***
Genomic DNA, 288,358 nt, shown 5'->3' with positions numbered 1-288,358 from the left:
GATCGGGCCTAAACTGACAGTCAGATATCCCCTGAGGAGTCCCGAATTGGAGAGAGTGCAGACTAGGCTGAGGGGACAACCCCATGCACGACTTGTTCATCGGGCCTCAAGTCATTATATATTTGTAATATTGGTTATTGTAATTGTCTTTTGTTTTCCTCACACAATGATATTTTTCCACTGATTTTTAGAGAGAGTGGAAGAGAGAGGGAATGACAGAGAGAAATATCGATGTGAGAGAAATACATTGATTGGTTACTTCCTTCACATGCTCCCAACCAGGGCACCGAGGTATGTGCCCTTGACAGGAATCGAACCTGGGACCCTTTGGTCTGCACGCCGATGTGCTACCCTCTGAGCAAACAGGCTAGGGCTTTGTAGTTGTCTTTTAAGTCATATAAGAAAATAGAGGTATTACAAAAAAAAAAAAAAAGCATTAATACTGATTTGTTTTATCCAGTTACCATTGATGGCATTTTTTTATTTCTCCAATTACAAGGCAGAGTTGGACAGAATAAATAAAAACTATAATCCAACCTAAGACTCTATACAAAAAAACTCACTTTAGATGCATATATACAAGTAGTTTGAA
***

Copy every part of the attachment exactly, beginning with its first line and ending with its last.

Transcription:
Genomic DNA, 288,358 nt, shown 5'->3' with positions numbered 1-288,358 from the left:
GATCGGGCCTAAACTGACAGTCAGATATCCCCTGAGGAGTCCCGAATTGGAGAGAGTGCAGACTAGGCTGAGGGGACAACCCCATGCACGACTTGTTCATCGGGCCTCAAGTCATTATATATTTGTAATATTGGTTATTGTAATTGTCTTTTGTTTTCCTCACACAATGATATTTTTCCACTGATTTTTAGAGAGAGTGGAAGAGAGAGGGAATGACAGAGAGAAATATCGATGTGAGAGAAATACATTGATTGGTTACTTCCTTCACATGCTCCCAACCAGGGCACCGAGGTATGTGCCCTTGACAGGAATCGAACCTGGGACCCTTTGGTCTGCACGCCGATGTGCTACCCTCTGAGCAAACAGGCTAGGGCTTTGTAGTTGTCTTTTAAGTCATATAAGAAAATAGAGGTATTACAAAAAAAAAAAAAAAGCATTAATACTGATTTGTTTTATCCAGTTACCATTGATGGCATTTTTTTATTTCTCCAATTACAAGGCAGAGTTGGACAGAATAAATAAAAACTATAATCCAACCTAAGACTCTATACAAAAAAACTCACTTTAGATGCATATATACAAGTAGTTTGAA